Well the list here is long and I would need a huge web site to cover just this subject so I will endeavour to cover the more common breeds and give you as much general help and advice with this as possible.

    jack on wall

    What I would firstly like to say is that all dogs no matter what breed do have many of the same canine issues that are common to all of the canine species and these need to be addressed for all concerned, where you get your dog from will have great influence on their outcome. There are however many pedigree dogs that do have a genetic predisposition to certain behaviours and traits that might make them harder to train for the new or inexperienced owner (but also easier for certain tasks). Also, some breeds might have a genetic predisposition to certain physical and health issues, all of these are down to the thousands of years of selective breeding by us, and really it is the duty of the breeders to ensure these health problems don't show. As I have explained in other sections these genetic predispositions to certain things do not always show themselves in the adult dog as they are predominantly affected by the environment and early learning the dog experiences; but they will often drive the dog in certain behaviours.

    Put behaviourally this means that these genetic predispositions are hard wired into the dogs DNA and are part of the dogs genotype yet how they eventually express themselves in the adult dog, known as the phenotype, is profoundly affected by the dogs early environment and learning. Some phenotypes (physical appearances, behaviours, traits) can be controlled entirely by the individuals genes. A good everyday example of the above would be that almost all humans inherit the capacity to speak and understand language, but which language is entirely an environmental matter (where they happen to live).

    As I have said earlier in my site if you are a first time dog owner and indeed an experienced but not so knowledgeable owner then there are some of the more common breeds that I wouldn't recommend for you. This is my opinion based on what I have learnt, experienced and witnessed for myself. If you do decide on a crossbreed dog that is predominantly one of the following breeds then the chances are that they too might have a genetic predisposition to some of the relevant traits and behaviours for that breed and they might be or become apparent. Its probably best to list the breeds with a short note why I wouldn't recommend them for a first time/inexperienced owner. I must add that all the following possible behaviours or traits could appear in any dog but are more prevalent in the following breeds. Also I would add that in the right experienced hands and homes, doing what these dogs are made for, the following breeds can be great dogs.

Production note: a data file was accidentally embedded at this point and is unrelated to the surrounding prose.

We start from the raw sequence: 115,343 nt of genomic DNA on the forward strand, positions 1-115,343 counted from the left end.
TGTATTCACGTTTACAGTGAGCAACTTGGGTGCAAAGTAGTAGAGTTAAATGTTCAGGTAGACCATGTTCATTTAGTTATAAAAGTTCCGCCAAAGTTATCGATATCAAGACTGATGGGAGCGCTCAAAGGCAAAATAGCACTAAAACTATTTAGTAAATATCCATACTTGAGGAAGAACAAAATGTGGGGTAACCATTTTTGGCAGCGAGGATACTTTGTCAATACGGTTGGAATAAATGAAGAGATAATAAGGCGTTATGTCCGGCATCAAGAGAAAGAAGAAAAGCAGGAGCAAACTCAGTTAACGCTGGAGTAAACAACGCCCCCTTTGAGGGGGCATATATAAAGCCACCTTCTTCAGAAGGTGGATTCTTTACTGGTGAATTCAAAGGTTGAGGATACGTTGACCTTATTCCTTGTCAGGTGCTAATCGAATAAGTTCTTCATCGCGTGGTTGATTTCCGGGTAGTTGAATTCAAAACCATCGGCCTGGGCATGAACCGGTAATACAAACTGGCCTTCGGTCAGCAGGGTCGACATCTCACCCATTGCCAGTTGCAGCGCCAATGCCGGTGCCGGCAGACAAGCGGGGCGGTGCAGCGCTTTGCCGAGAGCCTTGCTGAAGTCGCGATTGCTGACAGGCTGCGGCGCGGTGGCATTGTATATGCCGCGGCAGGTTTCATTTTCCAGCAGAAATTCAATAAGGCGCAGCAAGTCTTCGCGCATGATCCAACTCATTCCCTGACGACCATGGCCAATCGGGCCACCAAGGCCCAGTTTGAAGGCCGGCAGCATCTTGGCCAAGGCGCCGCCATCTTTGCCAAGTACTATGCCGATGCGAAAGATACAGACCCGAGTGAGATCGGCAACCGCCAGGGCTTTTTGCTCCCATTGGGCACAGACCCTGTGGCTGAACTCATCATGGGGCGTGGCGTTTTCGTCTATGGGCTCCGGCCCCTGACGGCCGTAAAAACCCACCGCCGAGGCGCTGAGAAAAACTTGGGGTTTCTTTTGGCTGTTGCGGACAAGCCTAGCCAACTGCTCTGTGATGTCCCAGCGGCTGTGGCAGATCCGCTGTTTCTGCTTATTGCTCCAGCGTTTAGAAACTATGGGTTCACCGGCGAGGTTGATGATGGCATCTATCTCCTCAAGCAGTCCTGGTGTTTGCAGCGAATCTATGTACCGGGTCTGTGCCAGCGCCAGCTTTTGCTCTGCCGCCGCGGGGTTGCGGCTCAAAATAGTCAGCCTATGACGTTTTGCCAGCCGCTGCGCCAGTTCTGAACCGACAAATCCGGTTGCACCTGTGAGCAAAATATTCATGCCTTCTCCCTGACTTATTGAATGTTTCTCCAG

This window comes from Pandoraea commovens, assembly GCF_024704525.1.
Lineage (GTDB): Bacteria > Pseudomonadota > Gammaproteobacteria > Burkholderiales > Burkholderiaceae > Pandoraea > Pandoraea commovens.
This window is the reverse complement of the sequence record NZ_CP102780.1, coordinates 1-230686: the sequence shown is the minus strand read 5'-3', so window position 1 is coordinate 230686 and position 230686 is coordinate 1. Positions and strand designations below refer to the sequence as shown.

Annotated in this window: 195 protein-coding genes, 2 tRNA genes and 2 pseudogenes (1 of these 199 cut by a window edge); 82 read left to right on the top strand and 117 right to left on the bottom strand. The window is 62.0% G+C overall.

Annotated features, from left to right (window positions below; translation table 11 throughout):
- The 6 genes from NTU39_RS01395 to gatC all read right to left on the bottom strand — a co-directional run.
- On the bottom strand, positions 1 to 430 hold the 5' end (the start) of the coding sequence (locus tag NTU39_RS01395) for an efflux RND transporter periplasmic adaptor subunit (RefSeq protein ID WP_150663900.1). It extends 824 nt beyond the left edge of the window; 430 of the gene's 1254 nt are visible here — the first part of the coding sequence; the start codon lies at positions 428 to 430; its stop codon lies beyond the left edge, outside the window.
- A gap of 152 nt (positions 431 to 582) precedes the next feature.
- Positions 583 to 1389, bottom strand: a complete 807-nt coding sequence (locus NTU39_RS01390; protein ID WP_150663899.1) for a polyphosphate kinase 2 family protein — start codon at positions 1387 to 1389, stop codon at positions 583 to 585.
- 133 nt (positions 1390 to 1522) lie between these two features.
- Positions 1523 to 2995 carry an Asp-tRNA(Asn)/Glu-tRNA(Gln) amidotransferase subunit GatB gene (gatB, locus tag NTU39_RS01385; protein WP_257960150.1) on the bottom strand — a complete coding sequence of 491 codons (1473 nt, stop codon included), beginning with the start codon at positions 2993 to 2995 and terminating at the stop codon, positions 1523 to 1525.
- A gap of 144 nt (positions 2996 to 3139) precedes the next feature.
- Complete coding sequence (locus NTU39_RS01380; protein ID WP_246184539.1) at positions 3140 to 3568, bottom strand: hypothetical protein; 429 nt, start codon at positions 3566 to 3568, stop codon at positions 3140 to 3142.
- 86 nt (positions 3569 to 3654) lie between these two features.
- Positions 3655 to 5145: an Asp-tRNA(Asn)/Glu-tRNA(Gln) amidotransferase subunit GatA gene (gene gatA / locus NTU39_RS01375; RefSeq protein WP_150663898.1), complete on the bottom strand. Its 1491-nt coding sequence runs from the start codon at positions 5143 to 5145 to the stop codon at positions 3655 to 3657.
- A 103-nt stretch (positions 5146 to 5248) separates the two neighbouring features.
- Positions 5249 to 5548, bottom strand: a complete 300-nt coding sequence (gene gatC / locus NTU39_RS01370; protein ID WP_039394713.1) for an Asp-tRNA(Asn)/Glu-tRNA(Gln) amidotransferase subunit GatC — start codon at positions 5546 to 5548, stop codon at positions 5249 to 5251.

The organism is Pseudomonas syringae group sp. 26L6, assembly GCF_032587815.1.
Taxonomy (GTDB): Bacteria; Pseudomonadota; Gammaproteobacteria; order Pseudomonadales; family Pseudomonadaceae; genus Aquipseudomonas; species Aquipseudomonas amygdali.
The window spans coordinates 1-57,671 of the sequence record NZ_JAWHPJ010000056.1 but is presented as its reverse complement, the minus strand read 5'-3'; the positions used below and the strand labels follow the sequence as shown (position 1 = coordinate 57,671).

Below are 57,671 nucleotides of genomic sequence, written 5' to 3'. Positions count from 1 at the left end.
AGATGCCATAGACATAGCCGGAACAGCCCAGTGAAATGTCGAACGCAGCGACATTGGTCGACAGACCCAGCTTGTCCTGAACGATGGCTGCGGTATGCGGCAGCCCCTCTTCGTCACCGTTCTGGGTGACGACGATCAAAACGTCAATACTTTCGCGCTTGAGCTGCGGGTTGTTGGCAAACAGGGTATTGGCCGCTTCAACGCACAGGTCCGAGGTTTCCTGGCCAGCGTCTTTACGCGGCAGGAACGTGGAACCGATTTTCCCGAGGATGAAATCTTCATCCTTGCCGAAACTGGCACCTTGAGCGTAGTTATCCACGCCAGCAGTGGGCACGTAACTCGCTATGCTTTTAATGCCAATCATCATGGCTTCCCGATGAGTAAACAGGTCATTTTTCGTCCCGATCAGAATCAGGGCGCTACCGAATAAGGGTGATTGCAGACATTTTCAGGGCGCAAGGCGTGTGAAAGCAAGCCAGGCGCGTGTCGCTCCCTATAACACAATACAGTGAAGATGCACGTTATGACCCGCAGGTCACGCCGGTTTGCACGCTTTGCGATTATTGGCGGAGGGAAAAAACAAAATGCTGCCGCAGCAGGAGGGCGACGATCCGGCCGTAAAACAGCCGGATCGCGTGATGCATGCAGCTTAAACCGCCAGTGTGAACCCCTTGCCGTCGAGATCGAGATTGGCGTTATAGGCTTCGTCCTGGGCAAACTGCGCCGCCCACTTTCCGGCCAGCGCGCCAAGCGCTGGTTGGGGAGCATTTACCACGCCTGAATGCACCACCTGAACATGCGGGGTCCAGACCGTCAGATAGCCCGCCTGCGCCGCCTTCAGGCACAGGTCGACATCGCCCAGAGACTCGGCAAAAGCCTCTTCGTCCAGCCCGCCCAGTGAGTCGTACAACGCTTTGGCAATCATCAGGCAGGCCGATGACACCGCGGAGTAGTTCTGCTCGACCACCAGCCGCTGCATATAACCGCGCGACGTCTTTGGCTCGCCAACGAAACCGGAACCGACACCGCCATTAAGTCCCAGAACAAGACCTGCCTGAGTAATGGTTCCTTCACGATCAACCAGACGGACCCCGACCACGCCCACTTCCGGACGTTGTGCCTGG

So from the more common breeds that I would say not suitable for a first time/inexperienced and indeed some experienced dog owners are;


    Beautiful dogs (why most people get one) but they have a very high prey drive instinct (genetic predisposition to killing small furry animals). Many (not all) can never be let of lead as they will take off for hours at a time due to the hereditary drive for exploring and running being so strong and may well turn to hunting when free. These dogs are the escape artists of the dog world, and if allowed to escape from your home they will become habitual escapees, fencing for these dogs really needs to be six foot high with an inward pointing top rail and the bottom of the fence or kick/gravel boards need to be dug at least a foot into the ground. This prey drive and roaming instinct is genetically driven and for many dogs is self rewarding as it satisfies the genetic urge. Often no external stimulus is required to motivate these behaviours as the genetic drive is so strong. I have personally come across young Huskies and Malamutes that were fine as puppies and juveniles but when mature (2-3yrs old) their prey drive instinct has really kicked in, so as an owner you must be aware.